“Pussy Up,” and Other Phrases My Father Never Taught Me

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(Gina Faldetta)– I had never heard the phrase “but actually” until I got to Amherst. I still don’t understand when the phrase became so popular, but since my first day on campus I was hearing it from people who had just arrived from literally all over the country, and maybe a few other parts of the world. After the initial moments of confusion and the feeling of being left out of something integral to my generation (how was I to know? Maybe this “but actually” was just the tip of the iceberg) I quickly erased all concerns by simply adopting the phrase and using it just as much as everybody else.

Later I wondered if this was how everyone came to use the phrase – simply hearing it from one or two people and then appropriating it so as to stay hip with the trends or whatever it is we young people do. But again, I may just be embarrassing myself by admitting that I was late to that crucial rite of adopting the ever-popular (okay, I haven’t heard it much since that first semester) “but actually” that possibly was given to us on index cards in ninth grade and told to use when we arrived at college.

The point is, I quickly realized that language, namely what you might call “slang,” can spread like wildfire on a small college campus, and can even cross over between schools like some sort of verbal STI. Upon realizing this, I saw my opportunity. The moment I had been waiting for. Everything was clicking into place. It was time to release the “pussy up.”

Now, the “pussy up” is not an original thought, but it is relatively unique as a movement that I single-handedly tried (am still trying) to start. As in, I don’t know how many other people read that great quote falsely attributed to Betty White in high school, couldn’t get it out of their heads, and then forced their college friends to subvert the way they called someone a wuss… but I definitely did. All I had to do was pick my moment – about the middle of the fall semester – and then bring up the ever-relevant point that saying someone’s ballsy doesn’t make any damn sense.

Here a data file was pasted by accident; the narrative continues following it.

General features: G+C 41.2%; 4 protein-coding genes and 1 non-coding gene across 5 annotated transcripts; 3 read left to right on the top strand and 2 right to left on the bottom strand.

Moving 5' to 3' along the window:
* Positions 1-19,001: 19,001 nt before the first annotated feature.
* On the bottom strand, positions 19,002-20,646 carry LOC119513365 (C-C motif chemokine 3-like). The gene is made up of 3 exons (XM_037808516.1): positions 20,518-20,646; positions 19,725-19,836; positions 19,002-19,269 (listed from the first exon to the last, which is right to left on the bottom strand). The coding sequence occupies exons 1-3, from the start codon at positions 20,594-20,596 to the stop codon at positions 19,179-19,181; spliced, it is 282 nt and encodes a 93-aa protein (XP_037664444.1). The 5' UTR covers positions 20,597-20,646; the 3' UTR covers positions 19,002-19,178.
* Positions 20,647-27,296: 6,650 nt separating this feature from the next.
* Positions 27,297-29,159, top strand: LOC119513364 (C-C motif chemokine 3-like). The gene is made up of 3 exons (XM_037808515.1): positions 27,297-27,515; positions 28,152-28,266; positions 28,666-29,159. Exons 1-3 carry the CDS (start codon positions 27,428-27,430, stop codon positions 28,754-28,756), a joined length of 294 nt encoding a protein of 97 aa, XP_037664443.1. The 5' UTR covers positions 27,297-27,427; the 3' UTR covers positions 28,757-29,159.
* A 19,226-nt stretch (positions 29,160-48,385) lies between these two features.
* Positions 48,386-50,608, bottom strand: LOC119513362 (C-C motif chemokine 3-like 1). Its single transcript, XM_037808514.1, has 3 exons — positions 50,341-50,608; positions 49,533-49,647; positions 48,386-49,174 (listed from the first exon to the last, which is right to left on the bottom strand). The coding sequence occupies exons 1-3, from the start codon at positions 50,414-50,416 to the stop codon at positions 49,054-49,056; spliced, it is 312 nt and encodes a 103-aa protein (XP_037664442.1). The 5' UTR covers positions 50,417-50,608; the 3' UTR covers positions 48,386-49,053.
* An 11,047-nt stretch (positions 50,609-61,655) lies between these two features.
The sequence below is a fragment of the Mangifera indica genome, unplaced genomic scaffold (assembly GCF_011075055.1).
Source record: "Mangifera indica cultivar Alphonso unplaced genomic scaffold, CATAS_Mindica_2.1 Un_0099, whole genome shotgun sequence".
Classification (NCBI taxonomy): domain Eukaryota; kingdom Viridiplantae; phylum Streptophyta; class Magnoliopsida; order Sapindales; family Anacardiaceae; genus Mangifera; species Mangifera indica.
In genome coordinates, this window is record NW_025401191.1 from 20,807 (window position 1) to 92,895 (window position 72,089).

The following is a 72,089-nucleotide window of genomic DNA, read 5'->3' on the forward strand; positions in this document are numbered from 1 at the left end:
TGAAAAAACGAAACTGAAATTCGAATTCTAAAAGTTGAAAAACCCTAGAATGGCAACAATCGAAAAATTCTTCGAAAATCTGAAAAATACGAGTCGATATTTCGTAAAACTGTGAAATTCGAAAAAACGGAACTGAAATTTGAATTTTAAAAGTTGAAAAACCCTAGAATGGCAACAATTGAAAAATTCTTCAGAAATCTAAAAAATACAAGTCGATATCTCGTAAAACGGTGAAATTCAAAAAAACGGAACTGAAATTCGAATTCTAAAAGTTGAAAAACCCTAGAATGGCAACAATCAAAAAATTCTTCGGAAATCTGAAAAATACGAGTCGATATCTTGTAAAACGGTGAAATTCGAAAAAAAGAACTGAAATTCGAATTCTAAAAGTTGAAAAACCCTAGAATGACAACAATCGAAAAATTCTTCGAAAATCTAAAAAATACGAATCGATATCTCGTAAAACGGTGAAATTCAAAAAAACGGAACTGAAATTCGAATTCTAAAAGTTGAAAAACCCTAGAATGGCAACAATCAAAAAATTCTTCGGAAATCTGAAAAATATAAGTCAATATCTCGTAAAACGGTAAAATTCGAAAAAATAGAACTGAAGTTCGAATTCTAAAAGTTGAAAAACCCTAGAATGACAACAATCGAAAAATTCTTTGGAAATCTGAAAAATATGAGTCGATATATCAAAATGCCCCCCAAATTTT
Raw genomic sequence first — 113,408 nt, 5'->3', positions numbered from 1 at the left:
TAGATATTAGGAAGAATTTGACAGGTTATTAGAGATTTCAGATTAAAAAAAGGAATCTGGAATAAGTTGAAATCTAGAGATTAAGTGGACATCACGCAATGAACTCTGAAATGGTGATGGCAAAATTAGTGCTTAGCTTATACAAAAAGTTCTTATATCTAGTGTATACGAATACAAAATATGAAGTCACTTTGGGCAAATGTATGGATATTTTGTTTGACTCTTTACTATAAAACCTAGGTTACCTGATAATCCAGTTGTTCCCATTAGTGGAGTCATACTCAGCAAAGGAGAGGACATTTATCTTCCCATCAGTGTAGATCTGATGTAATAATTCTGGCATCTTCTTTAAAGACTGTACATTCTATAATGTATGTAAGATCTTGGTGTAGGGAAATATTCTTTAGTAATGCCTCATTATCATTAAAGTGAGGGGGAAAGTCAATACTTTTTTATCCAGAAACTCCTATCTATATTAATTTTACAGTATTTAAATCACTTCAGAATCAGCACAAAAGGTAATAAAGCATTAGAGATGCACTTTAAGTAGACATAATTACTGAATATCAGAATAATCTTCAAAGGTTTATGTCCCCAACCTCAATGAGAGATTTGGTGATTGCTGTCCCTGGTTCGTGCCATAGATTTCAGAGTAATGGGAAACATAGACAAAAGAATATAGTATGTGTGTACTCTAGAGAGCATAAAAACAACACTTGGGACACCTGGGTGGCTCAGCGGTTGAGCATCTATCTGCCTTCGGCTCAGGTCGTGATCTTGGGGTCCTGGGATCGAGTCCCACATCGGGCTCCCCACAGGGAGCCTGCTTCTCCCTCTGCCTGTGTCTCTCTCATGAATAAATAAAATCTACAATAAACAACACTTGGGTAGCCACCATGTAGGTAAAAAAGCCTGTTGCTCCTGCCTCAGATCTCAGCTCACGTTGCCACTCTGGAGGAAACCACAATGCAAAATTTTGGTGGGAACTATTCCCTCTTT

We’ve all had this conversation, but I’ll go over the main points just to be clear. Saying someone’s “ballsy” or “has balls” (the size of the balls can even be expounded upon depending on your enthusiasm level), to mean that they’re brave doesn’t make any logical sense. Not that any anecdotal evidence is actually needed to support this point, but at the risk of confirming any suspicions you might have about how militant my feminism is (ask me about my “misandry” tramp stamp), I have never seen a guy less brave than right about when my foot gets near his crotch.

The same illogic applies to the use of the word “pussy” to indicate weakness or wimpiness. For those of us who use that word in a derogatory way (“stop being such a pussy”), and who weren’t born in a Cesarean section, maybe we should check our lack of respect. Because if pussies were actually weak or fearful, a whole lot of us would not be here to talk about it today.

Of course, the issue goes beyond logical inconsistencies. Calling someone a “pussy” for being timid or weak immediately associates those qualities with women and further perpetuates negative stereotypes that women aren’t strong. You can’t call your buddy a pussy for not being able to ask out a girl, or lift a heavy box, or win a game of Super Smash Bros without implying that women are timid, weak, and generally incapable.